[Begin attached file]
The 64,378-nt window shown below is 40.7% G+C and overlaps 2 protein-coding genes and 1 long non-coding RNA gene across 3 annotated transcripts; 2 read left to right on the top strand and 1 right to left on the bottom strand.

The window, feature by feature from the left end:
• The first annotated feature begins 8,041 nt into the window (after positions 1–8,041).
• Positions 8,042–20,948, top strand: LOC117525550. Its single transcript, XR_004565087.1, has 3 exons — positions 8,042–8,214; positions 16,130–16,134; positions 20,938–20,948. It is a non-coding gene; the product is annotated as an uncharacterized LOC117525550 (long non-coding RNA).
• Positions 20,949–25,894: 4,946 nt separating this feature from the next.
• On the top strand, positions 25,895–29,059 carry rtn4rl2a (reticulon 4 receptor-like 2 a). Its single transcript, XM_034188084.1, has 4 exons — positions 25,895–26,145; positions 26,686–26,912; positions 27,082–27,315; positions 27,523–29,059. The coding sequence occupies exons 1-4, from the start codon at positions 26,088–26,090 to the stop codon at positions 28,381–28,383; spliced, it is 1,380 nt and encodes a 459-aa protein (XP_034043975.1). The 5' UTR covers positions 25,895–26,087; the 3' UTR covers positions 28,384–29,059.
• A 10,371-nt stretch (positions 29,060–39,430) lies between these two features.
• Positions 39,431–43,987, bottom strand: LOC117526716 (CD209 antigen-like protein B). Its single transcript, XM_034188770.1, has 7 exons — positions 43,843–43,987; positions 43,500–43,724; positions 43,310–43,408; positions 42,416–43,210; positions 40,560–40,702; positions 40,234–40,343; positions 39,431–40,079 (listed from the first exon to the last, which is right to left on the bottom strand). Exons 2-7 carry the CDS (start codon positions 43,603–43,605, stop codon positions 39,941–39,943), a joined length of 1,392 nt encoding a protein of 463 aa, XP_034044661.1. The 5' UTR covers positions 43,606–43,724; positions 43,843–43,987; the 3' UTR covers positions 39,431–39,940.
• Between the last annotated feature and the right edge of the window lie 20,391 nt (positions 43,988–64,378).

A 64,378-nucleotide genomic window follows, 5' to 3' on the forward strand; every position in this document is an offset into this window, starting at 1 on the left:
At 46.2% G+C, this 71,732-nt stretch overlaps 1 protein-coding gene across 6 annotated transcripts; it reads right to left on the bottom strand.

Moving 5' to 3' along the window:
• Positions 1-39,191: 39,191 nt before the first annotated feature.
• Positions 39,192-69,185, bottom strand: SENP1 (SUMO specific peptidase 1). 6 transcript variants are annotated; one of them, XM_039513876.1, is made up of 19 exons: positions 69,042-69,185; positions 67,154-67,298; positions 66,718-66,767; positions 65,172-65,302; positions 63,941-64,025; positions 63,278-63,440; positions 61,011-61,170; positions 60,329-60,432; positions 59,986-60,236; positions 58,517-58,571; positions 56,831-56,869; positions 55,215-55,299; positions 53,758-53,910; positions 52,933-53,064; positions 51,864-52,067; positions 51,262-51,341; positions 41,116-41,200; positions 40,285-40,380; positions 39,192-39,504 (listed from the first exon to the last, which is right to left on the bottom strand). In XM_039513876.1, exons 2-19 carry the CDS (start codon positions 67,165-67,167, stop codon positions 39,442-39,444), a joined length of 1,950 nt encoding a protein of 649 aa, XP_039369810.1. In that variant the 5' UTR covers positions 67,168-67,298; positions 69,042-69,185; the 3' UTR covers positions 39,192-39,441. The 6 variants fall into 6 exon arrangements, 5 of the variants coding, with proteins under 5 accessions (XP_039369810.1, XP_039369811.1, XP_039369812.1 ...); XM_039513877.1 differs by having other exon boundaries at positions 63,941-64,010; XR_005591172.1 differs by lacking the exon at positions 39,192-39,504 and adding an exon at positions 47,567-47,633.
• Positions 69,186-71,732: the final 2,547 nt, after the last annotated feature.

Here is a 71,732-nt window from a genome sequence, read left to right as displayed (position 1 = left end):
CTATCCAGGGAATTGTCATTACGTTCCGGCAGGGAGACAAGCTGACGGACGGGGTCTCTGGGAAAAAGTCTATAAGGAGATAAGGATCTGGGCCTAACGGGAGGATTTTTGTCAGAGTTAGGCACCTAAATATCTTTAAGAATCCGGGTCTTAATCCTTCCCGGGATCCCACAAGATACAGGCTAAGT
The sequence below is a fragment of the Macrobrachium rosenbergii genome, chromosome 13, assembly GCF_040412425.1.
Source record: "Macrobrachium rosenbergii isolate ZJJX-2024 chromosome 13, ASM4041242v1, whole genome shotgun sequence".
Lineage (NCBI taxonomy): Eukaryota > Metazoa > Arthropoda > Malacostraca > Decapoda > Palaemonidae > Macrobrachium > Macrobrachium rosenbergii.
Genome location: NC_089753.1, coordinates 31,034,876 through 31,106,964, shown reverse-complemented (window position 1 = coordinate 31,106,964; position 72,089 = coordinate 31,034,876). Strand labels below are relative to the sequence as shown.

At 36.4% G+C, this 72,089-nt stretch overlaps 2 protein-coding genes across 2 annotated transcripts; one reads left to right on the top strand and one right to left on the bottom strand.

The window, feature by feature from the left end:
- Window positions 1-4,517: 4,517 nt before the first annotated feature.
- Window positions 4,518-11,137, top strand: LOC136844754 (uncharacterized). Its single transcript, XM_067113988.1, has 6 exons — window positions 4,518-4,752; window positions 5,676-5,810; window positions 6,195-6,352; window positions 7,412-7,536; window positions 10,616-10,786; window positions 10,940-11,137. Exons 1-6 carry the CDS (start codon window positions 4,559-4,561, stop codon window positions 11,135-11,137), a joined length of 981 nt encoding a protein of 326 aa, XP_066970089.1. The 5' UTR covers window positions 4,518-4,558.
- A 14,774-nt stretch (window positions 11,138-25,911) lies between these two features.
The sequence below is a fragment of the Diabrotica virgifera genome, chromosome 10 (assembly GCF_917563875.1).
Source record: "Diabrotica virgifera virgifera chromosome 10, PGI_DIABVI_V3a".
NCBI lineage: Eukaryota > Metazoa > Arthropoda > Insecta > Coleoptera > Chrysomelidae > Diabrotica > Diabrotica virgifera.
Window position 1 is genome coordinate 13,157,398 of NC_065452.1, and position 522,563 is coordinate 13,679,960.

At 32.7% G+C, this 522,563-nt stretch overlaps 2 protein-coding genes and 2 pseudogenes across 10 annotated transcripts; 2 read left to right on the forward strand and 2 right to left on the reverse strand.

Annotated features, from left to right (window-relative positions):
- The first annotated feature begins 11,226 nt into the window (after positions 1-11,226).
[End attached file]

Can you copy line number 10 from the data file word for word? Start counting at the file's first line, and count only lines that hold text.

A 64,378-nucleotide genomic window follows, 5' to 3' on the forward strand; every position in this document is an offset into this window, starting at 1 on the left: